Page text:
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South Campus Tour

 

Tree Details

Hardiness zone:
5 – 9
Height:
40 – 50
Spread:
18 – 40
Habit:
In youth: densely pyramidal with branches to the ground; At maturity: open, irregular and picturesque
Light:
Full sun or partial shade
Soil:
Moist, loose, acidic, well-drained soil preferable
Flowers:
Dull, white, 4-lobed, inconspicuous
Fruit:
berry-like, dull, red, rounded drupe maturing in October and persisting into the winter
Landscape use:
Specimen plant; groupings
History:
Native range is Massachusetts to Florida, west to Missouri and Texas; introduced in 1744

Pests\Problems:
Many; leaf miner and scale are particularly troublesome empty
Significant Features:
Provides good ornamental fruit production, on female trees only

 

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Arboretum Consultant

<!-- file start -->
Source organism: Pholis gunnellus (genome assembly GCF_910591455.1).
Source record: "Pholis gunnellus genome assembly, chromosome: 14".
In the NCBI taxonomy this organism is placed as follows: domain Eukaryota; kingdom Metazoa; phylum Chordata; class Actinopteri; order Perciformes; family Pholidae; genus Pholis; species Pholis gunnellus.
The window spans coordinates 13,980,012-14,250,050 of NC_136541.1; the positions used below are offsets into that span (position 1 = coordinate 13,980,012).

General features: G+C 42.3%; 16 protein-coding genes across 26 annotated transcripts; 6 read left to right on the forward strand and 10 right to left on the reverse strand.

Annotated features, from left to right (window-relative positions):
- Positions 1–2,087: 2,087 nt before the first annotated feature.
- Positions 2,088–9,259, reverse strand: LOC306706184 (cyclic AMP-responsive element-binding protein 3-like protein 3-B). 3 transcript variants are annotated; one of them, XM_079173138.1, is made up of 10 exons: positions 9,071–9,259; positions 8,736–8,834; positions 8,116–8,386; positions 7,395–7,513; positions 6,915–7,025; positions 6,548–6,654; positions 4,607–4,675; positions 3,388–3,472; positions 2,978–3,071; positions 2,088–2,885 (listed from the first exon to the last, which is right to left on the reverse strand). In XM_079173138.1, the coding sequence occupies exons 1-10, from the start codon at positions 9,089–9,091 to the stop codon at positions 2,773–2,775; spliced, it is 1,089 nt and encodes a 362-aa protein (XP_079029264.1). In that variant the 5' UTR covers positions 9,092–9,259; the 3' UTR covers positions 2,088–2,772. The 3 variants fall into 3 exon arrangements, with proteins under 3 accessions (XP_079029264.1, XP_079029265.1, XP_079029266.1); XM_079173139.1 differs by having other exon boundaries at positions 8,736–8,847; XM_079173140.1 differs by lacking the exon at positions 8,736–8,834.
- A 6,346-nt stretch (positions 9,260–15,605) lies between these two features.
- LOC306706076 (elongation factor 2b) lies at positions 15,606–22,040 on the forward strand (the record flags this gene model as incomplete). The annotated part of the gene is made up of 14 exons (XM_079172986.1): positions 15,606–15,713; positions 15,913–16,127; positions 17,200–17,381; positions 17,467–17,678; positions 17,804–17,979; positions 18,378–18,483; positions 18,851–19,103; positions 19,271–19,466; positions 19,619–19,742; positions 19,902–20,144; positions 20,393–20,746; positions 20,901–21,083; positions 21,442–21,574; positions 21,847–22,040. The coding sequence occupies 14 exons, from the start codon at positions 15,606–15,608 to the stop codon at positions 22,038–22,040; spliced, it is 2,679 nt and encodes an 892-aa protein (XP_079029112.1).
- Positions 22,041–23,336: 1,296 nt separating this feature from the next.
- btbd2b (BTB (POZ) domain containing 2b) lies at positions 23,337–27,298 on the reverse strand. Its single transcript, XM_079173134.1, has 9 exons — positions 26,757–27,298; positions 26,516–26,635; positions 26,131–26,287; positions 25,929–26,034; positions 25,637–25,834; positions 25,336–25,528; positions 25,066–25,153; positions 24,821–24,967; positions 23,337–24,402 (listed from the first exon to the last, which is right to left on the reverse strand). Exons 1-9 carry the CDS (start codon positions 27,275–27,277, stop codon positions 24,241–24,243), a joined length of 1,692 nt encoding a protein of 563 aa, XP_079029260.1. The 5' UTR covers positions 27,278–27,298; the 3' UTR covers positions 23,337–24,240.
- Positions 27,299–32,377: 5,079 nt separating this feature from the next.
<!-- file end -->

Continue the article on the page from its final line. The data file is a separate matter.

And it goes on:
Michael A. Dirr

Dr. Michael A. Dirr is a horticulturist associated with the University of Georgia. Dr. Dirr has published over 300 scientific and popular publications and has authored seven books, including A Manual of Woody Landscape Plants: Their Identification, Ornamental Characteristics, Culture and Propagation and Uses. It has sold more than 250,000 copies.

Arboretum Consultant

Richard C. Webel

Richard C. Webel is managing director of Innocenti & Webel LLC, a renowned firm that specializes in architecture, landscape architecture and strategic planning. He collaborated on A Landscape of Continuity: The Practice of Innocenti & Webel, published by Harvard University in 1997. In addition to presenting lectures throughout the United States, he has also appeared on CNBC and CNN.